One day I found Taneli waiting for me by the barn. Without a word she beckoned me to follow her to the back of the building where a clump of bushes grew by its base. She parted the bushes and uncovered a wooden hatch. I crawled through it and found a small, low chamber in which were a few pieces of old lumber covered deep in dust and cobwebs. The ground fell away here and my forefathers had used the space under the floor to build a storage chamber that had since been forgotten.

‘Taneli, what are you thinking?’

‘What do you think I’m thinking?’


She pulled me towards her and kissed me hard. ‘I don’t care. I’m worn out with caring. I can’t go on like this. Can you?’

Too breathless to speak I shook my head and kissed her again.

She pushed me away as she heard her sister calling for her. ‘Give me a day or two to make it ready.’ And with that she ran off, leaving me trembling.

Four days later Taneli asked me to help her carry in a load of firewood and, looking over her shoulder, took me to our chamber. She had swept it out and smuggled in our bedrolls and a few candle stumps.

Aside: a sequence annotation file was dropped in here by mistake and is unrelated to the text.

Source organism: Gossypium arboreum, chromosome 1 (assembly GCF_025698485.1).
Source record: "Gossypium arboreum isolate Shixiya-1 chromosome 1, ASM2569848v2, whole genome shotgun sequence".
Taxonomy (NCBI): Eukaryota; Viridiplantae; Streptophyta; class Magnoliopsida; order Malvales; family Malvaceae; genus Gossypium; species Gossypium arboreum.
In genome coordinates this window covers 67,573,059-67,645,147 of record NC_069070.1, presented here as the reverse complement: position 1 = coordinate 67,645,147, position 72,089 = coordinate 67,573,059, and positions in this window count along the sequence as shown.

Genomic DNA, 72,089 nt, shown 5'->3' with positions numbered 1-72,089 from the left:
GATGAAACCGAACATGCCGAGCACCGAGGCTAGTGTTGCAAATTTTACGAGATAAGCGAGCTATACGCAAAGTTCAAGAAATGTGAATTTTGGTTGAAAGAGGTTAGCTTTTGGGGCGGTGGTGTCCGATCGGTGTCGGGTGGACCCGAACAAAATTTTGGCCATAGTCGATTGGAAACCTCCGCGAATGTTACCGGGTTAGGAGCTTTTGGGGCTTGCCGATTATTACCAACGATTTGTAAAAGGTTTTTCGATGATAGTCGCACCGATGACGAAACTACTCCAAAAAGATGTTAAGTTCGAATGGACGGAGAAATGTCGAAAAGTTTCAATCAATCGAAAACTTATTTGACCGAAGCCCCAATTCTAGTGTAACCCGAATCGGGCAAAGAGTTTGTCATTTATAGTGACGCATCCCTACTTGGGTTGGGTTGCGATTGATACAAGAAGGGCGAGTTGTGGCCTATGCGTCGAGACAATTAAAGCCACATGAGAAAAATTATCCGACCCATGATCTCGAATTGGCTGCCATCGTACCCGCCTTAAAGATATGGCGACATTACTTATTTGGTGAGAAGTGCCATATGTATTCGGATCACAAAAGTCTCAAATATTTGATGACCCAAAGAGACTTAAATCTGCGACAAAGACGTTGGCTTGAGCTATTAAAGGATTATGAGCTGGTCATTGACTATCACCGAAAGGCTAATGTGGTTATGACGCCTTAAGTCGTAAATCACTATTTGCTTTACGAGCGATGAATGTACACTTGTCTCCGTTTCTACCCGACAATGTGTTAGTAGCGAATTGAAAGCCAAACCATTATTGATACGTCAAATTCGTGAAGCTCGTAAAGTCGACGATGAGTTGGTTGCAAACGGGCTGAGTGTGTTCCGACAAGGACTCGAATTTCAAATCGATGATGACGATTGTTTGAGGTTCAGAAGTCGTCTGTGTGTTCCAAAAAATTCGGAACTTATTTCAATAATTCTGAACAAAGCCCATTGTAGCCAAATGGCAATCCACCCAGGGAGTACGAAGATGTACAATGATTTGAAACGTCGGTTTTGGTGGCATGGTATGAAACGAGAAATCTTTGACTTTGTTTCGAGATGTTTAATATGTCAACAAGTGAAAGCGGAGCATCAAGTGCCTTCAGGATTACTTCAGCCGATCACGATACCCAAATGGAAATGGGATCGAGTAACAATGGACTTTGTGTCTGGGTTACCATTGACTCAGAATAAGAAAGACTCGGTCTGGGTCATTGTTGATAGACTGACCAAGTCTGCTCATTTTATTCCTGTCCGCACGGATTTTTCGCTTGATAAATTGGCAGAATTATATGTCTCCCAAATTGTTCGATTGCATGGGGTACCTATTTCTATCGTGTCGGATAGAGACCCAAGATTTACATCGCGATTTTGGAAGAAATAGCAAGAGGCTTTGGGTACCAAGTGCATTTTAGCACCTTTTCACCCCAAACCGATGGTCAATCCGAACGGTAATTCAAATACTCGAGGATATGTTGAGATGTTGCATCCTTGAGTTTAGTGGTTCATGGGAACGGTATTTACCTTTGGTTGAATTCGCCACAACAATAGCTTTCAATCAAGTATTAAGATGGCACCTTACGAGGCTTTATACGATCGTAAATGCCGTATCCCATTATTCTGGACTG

‘When and how?’ I asked.

‘We’ll have to watch and learn to make time. When my sister thinks I’m at the river, or your brothers think you’re in another field. Or even at night, for your mother and fathers sleep sound.’

At last, in our small chamber, I could expend my desires where they truly belonged. I poured my love into Taneli as I had never been able to before, and for several moons we served the goddess ardently, but she is not only the goddess of love, but also of fertility, and by harvest time Taneli was with child.

For more than a phase after she told me we tossed back and forth what could be done. Should we tell my mother and so the family? But harvest time was not a good time to make such an announcement when we all had to work so hard together day and night to prepare for the long winter. Why not wait until the winter? But we could imagine the daily arguments and bitterness with us all cooped up in the house for all those moons. Perhaps we could conceal Taneli’s condition until the end of winter for the child would be due in the spring. Surely the birth of a child would soften hearts. But could we keep such a secret for so long? Could we bear to stay apart all winter, for our little chamber would be buried in snow drifts and so lost to us? But why tell them at all? Why not run away now before anyone need know? But where could we go, especially now with winter snows so soon upon us?